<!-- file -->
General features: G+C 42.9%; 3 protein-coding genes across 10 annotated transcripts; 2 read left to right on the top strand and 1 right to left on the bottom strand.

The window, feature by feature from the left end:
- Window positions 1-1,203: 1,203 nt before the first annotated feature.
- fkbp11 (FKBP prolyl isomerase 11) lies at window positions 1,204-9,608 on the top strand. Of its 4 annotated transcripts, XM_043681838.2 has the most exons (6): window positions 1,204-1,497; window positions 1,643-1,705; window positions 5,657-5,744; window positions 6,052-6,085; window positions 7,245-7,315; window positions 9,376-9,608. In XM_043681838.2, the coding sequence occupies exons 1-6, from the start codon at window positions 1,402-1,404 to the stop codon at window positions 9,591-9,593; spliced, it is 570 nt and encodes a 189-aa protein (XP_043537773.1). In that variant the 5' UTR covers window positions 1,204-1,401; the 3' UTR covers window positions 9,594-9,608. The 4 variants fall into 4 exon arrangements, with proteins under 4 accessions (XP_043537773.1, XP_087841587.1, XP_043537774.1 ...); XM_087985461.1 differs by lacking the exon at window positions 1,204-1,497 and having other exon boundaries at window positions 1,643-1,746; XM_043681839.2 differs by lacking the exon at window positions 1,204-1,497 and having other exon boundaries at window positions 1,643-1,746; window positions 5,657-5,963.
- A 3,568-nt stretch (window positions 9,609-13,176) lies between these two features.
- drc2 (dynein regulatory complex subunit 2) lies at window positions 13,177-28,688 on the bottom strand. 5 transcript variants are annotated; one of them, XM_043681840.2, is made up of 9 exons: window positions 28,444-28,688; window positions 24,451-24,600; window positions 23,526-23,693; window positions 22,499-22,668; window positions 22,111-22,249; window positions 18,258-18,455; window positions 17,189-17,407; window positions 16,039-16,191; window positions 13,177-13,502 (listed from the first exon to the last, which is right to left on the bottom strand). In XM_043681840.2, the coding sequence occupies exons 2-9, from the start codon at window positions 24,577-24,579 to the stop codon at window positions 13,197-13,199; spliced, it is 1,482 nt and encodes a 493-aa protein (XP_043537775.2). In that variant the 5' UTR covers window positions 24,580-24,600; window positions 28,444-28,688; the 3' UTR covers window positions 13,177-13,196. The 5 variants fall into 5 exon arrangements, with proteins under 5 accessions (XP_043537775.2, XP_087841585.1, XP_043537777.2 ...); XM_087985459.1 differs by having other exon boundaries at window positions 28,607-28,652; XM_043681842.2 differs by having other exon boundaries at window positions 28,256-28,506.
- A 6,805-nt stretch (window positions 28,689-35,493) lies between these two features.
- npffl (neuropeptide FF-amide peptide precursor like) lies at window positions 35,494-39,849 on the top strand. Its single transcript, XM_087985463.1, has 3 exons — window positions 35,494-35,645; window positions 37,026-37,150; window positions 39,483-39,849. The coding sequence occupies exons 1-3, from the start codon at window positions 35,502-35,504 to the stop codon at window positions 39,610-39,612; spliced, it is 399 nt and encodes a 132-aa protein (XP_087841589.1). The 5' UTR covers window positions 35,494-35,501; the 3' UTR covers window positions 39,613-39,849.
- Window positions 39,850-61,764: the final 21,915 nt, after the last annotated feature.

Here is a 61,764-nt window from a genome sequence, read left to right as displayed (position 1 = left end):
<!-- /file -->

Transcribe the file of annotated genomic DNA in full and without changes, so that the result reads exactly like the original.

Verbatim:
General features: G+C 42.9%; 3 protein-coding genes across 10 annotated transcripts; 2 read left to right on the top strand and 1 right to left on the bottom strand.

The window, feature by feature from the left end:
- Window positions 1-1,203: 1,203 nt before the first annotated feature.
- fkbp11 (FKBP prolyl isomerase 11) lies at window positions 1,204-9,608 on the top strand. Of its 4 annotated transcripts, XM_043681838.2 has the most exons (6): window positions 1,204-1,497; window positions 1,643-1,705; window positions 5,657-5,744; window positions 6,052-6,085; window positions 7,245-7,315; window positions 9,376-9,608. In XM_043681838.2, the coding sequence occupies exons 1-6, from the start codon at window positions 1,402-1,404 to the stop codon at window positions 9,591-9,593; spliced, it is 570 nt and encodes a 189-aa protein (XP_043537773.1). In that variant the 5' UTR covers window positions 1,204-1,401; the 3' UTR covers window positions 9,594-9,608. The 4 variants fall into 4 exon arrangements, with proteins under 4 accessions (XP_043537773.1, XP_087841587.1, XP_043537774.1 ...); XM_087985461.1 differs by lacking the exon at window positions 1,204-1,497 and having other exon boundaries at window positions 1,643-1,746; XM_043681839.2 differs by lacking the exon at window positions 1,204-1,497 and having other exon boundaries at window positions 1,643-1,746; window positions 5,657-5,963.
- A 3,568-nt stretch (window positions 9,609-13,176) lies between these two features.
- drc2 (dynein regulatory complex subunit 2) lies at window positions 13,177-28,688 on the bottom strand. 5 transcript variants are annotated; one of them, XM_043681840.2, is made up of 9 exons: window positions 28,444-28,688; window positions 24,451-24,600; window positions 23,526-23,693; window positions 22,499-22,668; window positions 22,111-22,249; window positions 18,258-18,455; window positions 17,189-17,407; window positions 16,039-16,191; window positions 13,177-13,502 (listed from the first exon to the last, which is right to left on the bottom strand). In XM_043681840.2, the coding sequence occupies exons 2-9, from the start codon at window positions 24,577-24,579 to the stop codon at window positions 13,197-13,199; spliced, it is 1,482 nt and encodes a 493-aa protein (XP_043537775.2). In that variant the 5' UTR covers window positions 24,580-24,600; window positions 28,444-28,688; the 3' UTR covers window positions 13,177-13,196. The 5 variants fall into 5 exon arrangements, with proteins under 5 accessions (XP_043537775.2, XP_087841585.1, XP_043537777.2 ...); XM_087985459.1 differs by having other exon boundaries at window positions 28,607-28,652; XM_043681842.2 differs by having other exon boundaries at window positions 28,256-28,506.
- A 6,805-nt stretch (window positions 28,689-35,493) lies between these two features.
- npffl (neuropeptide FF-amide peptide precursor like) lies at window positions 35,494-39,849 on the top strand. Its single transcript, XM_087985463.1, has 3 exons — window positions 35,494-35,645; window positions 37,026-37,150; window positions 39,483-39,849. The coding sequence occupies exons 1-3, from the start codon at window positions 35,502-35,504 to the stop codon at window positions 39,610-39,612; spliced, it is 399 nt and encodes a 132-aa protein (XP_087841589.1). The 5' UTR covers window positions 35,494-35,501; the 3' UTR covers window positions 39,613-39,849.
- Window positions 39,850-61,764: the final 21,915 nt, after the last annotated feature.

Here is a 61,764-nt window from a genome sequence, read left to right as displayed (position 1 = left end):